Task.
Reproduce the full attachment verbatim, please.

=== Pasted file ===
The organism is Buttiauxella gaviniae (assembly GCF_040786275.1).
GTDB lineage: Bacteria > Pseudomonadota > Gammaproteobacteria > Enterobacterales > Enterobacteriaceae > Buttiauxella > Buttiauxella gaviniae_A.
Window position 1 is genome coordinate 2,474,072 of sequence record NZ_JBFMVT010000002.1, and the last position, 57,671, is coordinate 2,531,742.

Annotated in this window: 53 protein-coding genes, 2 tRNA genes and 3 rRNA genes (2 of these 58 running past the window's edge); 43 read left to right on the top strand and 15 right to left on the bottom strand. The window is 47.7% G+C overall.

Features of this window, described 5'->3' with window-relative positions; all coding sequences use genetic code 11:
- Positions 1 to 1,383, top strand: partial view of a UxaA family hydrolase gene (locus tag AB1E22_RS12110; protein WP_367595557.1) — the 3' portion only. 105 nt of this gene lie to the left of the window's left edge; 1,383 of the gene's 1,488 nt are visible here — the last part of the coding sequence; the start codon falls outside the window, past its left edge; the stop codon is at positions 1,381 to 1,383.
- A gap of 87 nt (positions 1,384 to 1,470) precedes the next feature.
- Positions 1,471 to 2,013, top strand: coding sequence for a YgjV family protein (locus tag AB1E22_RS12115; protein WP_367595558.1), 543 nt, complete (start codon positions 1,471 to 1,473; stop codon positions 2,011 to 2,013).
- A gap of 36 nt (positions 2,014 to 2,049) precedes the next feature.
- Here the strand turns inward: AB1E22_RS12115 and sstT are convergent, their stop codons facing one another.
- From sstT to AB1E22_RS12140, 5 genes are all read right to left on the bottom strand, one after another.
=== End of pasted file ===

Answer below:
The organism is Buttiauxella gaviniae (assembly GCF_040786275.1).
GTDB lineage: Bacteria > Pseudomonadota > Gammaproteobacteria > Enterobacterales > Enterobacteriaceae > Buttiauxella > Buttiauxella gaviniae_A.
Window position 1 is genome coordinate 2,474,072 of sequence record NZ_JBFMVT010000002.1, and the last position, 57,671, is coordinate 2,531,742.

Annotated in this window: 53 protein-coding genes, 2 tRNA genes and 3 rRNA genes (2 of these 58 running past the window's edge); 43 read left to right on the top strand and 15 right to left on the bottom strand. The window is 47.7% G+C overall.

Features of this window, described 5'->3' with window-relative positions; all coding sequences use genetic code 11:
- Positions 1 to 1,383, top strand: partial view of a UxaA family hydrolase gene (locus tag AB1E22_RS12110; protein WP_367595557.1) — the 3' portion only. 105 nt of this gene lie to the left of the window's left edge; 1,383 of the gene's 1,488 nt are visible here — the last part of the coding sequence; the start codon falls outside the window, past its left edge; the stop codon is at positions 1,381 to 1,383.
- A gap of 87 nt (positions 1,384 to 1,470) precedes the next feature.
- Positions 1,471 to 2,013, top strand: coding sequence for a YgjV family protein (locus tag AB1E22_RS12115; protein WP_367595558.1), 543 nt, complete (start codon positions 1,471 to 1,473; stop codon positions 2,011 to 2,013).
- A gap of 36 nt (positions 2,014 to 2,049) precedes the next feature.
- Here the strand turns inward: AB1E22_RS12115 and sstT are convergent, their stop codons facing one another.
- From sstT to AB1E22_RS12140, 5 genes are all read right to left on the bottom strand, one after another.